Balance of Performance has been a major talking point in the TUDOR United SportsCar Championship all season, but with only three races to go, any change at this late stage could arguably play a factor in the outcome of the championship, particularly in GT Le Mans and GT Daytona.
While no adjustments have been made to the production-based ranks in the last two races, a recent update to the IMSA rulebook, approved by manufacturers, has allowed for one additional performance adjustment to be made before the end of the year.
According to IMSA’s VP of Competition and Technical Regulations, Scot Elkins, that adjustment will likely come following this weekend’s Oak Tree Grand Prix in the run-up to the Lone Star Le Mans weekend at Circuit of The Americas.
“We’re doing a thorough analysis of everything, going through everything we can come up with,” Elkins told Sportscar365. “We’re even looking at the season overall, not just the last race, to try to get ourselves set up going into COTA and Petit [Le Mans] for the final AoP before that.”
It’s understood a handful of manufacturers, supporting entries in either GTLM and/or GTD, have voiced serious concerns to IMSA over the current BoP situation, although Elkins said no considerations were made for adjustments heading into this weekend.
“If you look at the last race, it was pretty good,” he said. “What we’re seeing a little bit of right now is that we’ve got the lap times within the windows we like. We’re dealing again with magical phrase of race-ability.
“We’re having conversations with people saying, ‘We’ve got a smaller restrictor but could we get a little bit more restrictor and add some weight on the car to make it race better?’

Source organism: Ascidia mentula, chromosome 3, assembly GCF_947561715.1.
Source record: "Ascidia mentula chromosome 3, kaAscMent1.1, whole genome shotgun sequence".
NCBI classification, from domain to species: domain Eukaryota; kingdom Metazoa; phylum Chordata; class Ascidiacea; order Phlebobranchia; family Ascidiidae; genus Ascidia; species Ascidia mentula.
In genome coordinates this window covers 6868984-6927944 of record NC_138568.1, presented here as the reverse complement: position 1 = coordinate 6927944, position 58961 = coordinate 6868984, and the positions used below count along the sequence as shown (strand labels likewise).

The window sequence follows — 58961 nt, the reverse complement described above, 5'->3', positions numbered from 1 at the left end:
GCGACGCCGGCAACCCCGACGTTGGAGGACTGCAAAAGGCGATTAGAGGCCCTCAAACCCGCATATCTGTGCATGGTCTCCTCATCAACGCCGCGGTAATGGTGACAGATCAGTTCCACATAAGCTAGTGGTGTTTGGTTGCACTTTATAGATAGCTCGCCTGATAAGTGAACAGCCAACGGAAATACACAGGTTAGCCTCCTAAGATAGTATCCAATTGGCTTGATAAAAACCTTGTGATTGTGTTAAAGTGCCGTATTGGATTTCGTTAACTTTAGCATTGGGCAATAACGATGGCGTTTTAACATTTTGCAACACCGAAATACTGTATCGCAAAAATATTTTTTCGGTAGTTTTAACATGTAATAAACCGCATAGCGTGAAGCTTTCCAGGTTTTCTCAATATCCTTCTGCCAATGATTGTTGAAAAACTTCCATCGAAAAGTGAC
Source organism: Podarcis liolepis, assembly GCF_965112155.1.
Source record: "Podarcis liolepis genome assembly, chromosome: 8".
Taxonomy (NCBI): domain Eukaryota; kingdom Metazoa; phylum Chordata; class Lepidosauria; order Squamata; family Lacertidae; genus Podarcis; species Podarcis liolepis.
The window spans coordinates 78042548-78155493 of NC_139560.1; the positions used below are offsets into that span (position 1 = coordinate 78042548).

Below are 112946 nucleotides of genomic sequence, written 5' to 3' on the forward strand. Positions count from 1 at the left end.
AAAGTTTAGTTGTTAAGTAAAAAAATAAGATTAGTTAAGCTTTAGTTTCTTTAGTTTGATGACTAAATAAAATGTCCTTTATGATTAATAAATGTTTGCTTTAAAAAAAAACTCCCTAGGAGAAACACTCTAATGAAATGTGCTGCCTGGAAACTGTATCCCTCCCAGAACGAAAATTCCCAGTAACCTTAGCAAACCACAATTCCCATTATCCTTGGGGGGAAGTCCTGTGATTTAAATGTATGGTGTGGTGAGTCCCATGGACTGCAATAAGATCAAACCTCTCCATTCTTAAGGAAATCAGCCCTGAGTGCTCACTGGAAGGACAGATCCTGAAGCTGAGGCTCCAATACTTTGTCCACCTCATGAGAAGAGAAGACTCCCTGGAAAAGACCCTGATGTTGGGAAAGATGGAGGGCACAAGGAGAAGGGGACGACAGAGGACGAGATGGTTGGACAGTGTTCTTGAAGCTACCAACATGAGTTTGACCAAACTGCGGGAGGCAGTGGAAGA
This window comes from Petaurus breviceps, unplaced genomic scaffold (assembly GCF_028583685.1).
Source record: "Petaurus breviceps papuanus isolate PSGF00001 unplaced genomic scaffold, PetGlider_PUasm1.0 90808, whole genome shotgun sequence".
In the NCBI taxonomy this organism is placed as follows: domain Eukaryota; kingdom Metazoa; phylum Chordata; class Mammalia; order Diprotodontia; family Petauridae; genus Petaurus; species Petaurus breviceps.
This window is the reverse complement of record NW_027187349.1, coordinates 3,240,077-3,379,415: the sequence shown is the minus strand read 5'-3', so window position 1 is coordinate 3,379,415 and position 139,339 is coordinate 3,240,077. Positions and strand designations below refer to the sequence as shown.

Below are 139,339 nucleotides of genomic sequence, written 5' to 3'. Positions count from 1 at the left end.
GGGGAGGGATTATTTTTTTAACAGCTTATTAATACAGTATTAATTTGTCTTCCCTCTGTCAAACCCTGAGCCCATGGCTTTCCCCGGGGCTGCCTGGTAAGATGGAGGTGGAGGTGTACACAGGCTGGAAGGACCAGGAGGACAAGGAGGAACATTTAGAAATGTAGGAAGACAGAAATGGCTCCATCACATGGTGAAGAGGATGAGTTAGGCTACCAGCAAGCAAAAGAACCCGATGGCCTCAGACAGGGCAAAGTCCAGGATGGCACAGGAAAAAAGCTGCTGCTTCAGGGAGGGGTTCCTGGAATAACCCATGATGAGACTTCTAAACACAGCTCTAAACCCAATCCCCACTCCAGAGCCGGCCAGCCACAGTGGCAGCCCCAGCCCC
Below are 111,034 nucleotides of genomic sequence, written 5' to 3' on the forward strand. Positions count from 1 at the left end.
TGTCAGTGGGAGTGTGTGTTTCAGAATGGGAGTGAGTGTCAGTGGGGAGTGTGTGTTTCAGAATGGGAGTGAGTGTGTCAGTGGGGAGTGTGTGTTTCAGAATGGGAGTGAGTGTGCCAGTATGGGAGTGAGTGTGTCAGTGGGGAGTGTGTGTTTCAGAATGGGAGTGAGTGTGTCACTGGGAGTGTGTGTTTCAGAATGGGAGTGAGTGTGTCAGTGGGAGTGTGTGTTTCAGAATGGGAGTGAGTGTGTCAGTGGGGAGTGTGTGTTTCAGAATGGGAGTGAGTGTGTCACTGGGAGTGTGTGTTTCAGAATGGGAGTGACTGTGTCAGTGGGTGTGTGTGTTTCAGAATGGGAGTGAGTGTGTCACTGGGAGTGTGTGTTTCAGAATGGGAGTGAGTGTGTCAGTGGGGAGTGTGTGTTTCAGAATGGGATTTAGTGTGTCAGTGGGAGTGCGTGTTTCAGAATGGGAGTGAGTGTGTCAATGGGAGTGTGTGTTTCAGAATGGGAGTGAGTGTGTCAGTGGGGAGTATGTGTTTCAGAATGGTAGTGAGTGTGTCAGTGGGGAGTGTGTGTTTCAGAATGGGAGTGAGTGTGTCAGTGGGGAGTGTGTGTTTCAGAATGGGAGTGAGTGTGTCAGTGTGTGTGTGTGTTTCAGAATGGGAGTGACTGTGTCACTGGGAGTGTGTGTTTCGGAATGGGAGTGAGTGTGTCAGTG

“That’s what’s taking a little bit more time and causing us to go through more thorough analysis. Lap times look pretty good, we’re just trying to make the racing better. That’s the most difficult part of any of this stuff as everyone can see so far.”
With Risi Competizione breaking through for its first win of the season at Road America, GTLM has seen four of the five manufacturers visit victory lane this year, although Corvette Racing has seen its points lead cut in half since it was handed a 25 kg minimum weight increase, and other cars given concessions, prior to last month’s Brickyard Grand Prix.
The points race has also tightened up in GTD, with only three points now separating the AIM Autosport Ferrari from Alex Job Racing’s Porsche. Ferrari and BMW both have three class wins this season, with Dodge and Porsche at one a piece, but Audi has yet to visit victory lane.
Elkins said the next BoP (or AoP, as IMSA calls it) update will take data from the entire season to date.
“It’s giving us the opportunity to do a season-long evaluation,” he said. “It’s easy. We’ve done an analysis for the full season and we’ll go back and do an analysis after each major AoP change that we’ve done. We can tell where those are.
“We made significant changes in GTD at one point and made some significant changes in GTLM at one point. So we can go back and see what the results of those were to try to get us to the final setup for the last change that we need to do.”
Elkins expects changes to the BoP procedure for next year, including the possibility of a Daytona-specific package for GTLM cars, similar to what was enforced for Prototype and Prototype Challenge in the 24-hour race this year.
He said there’s currently discussions within the FIA and ACO to lock down the GTE regulations for next year’s 24 Hours of Le Mans, based on the FIA’s latest round of BoP adjustments that will go into effect beginning in next month’s FIA WEC race at COTA.
IMSA could adopt that same configuration for Daytona, which would include the low-drag aero kits outfitted on the GTE-spec machines.
“If that’s the case, it would help all of our GTLM teams that want to run at Le Mans,” Elkins said. “It helps the ACO and FIA to see data from Daytona. That’s all a part of the discussion and I think we’ll sort some of that out in the [manufacturers] meetings at the end of September.
“It will also gives us the position to clearly define the AoP going into the Roar test, so there’s not any changes between the Roar and the race to help us try to cut out the sandbagging and those other things.”